The coalition filed both antidumping and countervailing duty petitions with the DOC. Antidumping petitions address concerns whether imports coming into the United States are priced below fair value. Countervailing duty petitions address subsidies provided by foreign governments benefiting the imported product. The November 9 decision was related to subsidies. DOC is scheduled to issue final antidumping determinations in early January that will be followed by another ITC injury vote regarding dumped imports. 

In a related story, the Argentine government had requested negotiations for a suspension of the antidumping and countervailing investigation, which DOC would only agree to if they ensured that injury to the US biodiesel industry is eliminated and the unfair trade practices are addressed.

“The [President Donald] Trump administration is committed to both free and fair trade and will defend American workers against unfair trade practices,” said Commerce Secretary Wilbur Ross. “Still, we are thankful to the government of Argentina for their proactive approach to solving this issue, and remain optimistic that a negotiated solution can be reached both with Argentina and with Indonesia.”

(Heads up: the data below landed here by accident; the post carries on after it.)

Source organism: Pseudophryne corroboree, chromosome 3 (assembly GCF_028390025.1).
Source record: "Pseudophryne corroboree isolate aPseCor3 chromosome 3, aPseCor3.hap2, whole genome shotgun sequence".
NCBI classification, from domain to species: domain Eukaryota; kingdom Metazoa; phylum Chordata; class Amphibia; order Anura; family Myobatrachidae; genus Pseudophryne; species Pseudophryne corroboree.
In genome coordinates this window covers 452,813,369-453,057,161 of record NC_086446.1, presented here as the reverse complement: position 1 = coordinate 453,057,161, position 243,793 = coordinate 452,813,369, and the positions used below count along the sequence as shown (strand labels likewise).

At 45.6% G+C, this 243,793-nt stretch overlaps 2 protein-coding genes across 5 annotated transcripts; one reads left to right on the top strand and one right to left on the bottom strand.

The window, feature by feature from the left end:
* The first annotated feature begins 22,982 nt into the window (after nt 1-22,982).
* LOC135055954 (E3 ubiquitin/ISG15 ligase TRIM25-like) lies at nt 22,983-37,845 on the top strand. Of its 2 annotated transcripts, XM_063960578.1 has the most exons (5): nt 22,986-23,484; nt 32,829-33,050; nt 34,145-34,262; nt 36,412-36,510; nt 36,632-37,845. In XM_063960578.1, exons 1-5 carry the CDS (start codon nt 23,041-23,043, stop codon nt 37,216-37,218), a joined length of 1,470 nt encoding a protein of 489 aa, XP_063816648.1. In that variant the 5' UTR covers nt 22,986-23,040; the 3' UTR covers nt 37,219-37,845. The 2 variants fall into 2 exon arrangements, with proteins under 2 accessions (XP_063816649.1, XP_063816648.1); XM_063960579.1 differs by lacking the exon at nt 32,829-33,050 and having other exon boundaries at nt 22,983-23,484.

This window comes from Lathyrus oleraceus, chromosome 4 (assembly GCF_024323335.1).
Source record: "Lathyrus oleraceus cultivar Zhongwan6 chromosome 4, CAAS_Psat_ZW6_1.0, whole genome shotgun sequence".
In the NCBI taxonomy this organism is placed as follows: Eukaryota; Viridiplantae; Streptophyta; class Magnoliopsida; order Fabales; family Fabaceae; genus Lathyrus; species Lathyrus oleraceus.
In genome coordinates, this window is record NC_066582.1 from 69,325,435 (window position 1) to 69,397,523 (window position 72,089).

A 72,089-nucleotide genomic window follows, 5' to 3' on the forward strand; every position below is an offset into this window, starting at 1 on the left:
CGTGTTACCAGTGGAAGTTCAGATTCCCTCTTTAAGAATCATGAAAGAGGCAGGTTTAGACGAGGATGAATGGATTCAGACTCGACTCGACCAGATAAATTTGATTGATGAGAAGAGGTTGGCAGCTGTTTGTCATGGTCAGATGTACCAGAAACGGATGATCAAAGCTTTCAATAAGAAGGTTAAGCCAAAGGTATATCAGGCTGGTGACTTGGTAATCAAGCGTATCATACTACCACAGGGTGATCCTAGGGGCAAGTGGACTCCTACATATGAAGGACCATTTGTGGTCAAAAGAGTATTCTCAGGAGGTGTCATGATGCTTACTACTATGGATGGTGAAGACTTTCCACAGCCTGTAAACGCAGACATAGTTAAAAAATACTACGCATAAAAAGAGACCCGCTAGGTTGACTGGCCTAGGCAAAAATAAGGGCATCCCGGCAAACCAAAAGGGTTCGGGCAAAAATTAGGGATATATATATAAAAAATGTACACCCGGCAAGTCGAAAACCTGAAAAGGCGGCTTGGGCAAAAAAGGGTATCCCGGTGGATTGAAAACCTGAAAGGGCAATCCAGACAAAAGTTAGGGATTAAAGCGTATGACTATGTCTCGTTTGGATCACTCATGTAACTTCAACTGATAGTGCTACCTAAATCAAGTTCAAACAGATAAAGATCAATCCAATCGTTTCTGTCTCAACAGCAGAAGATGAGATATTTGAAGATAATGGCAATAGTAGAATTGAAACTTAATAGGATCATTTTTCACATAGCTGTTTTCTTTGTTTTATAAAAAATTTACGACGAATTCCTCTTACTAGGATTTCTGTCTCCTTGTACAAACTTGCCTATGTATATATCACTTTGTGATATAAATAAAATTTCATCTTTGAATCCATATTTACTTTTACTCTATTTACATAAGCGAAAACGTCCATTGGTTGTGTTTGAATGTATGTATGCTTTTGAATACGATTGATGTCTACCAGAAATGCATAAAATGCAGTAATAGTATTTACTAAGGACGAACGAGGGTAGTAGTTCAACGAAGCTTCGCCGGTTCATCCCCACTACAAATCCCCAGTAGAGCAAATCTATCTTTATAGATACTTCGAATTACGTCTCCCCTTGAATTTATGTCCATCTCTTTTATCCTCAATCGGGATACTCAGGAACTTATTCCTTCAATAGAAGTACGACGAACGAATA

California Big User of Renewable Diesel, Home to New Plant

According to newly released data from the California Air Resources Board (CARB), about 50 percent of domestic US demand for renewable hydrocarbon diesel (RHD) – a biomass-based alternative diesel fuel made from hydro-treating fats and oils – comes from California, with the majority of the supply coming from Finland-based Neste plants in Singapore and Europe. Three other suppliers provide the balance of the demand – Diamond Green Diesel (a joint venture between Valero Energy and Darling Ingredients Inc.), Renewable Energy Group, and AltAir Fuels owned by Delek US. Only the AltAir plant, the smallest of the four, is located in California.

The state’s Low Carbon Fuel Standard (LCFS) credits reached a value of $100 per metric ton (MT) in late October and remain around that level as of this writing. Some analysts predict the value will more than double by 2019, reflecting expected deficits in the program.

RHD generated almost 628,000 MTs of credits in the fourth quarter of 2016, up about 100 times from 2011. It should be noted there is somewhat limited supply of RHD given the small number of global production facilities. Diamond Green Diesel in Norco, Louisiana, is currently undergoing an expansion that will increase annual production capacity from 160 million gallons of renewable diesel to 275 million gallons and just announced it is analyzing an additional project to expand annual production capacity to 550 million gallons. Refiners and other LCFS credit buyers have paid close to $650 million over the past year. Those costs are typically passed onto consumers at the pump. According to Leigh Noda, a senior associate at Stillwater Associates in Irvine, California, these credits will add 15 to 20 cents per gallon to the cost of fuel over the next two years.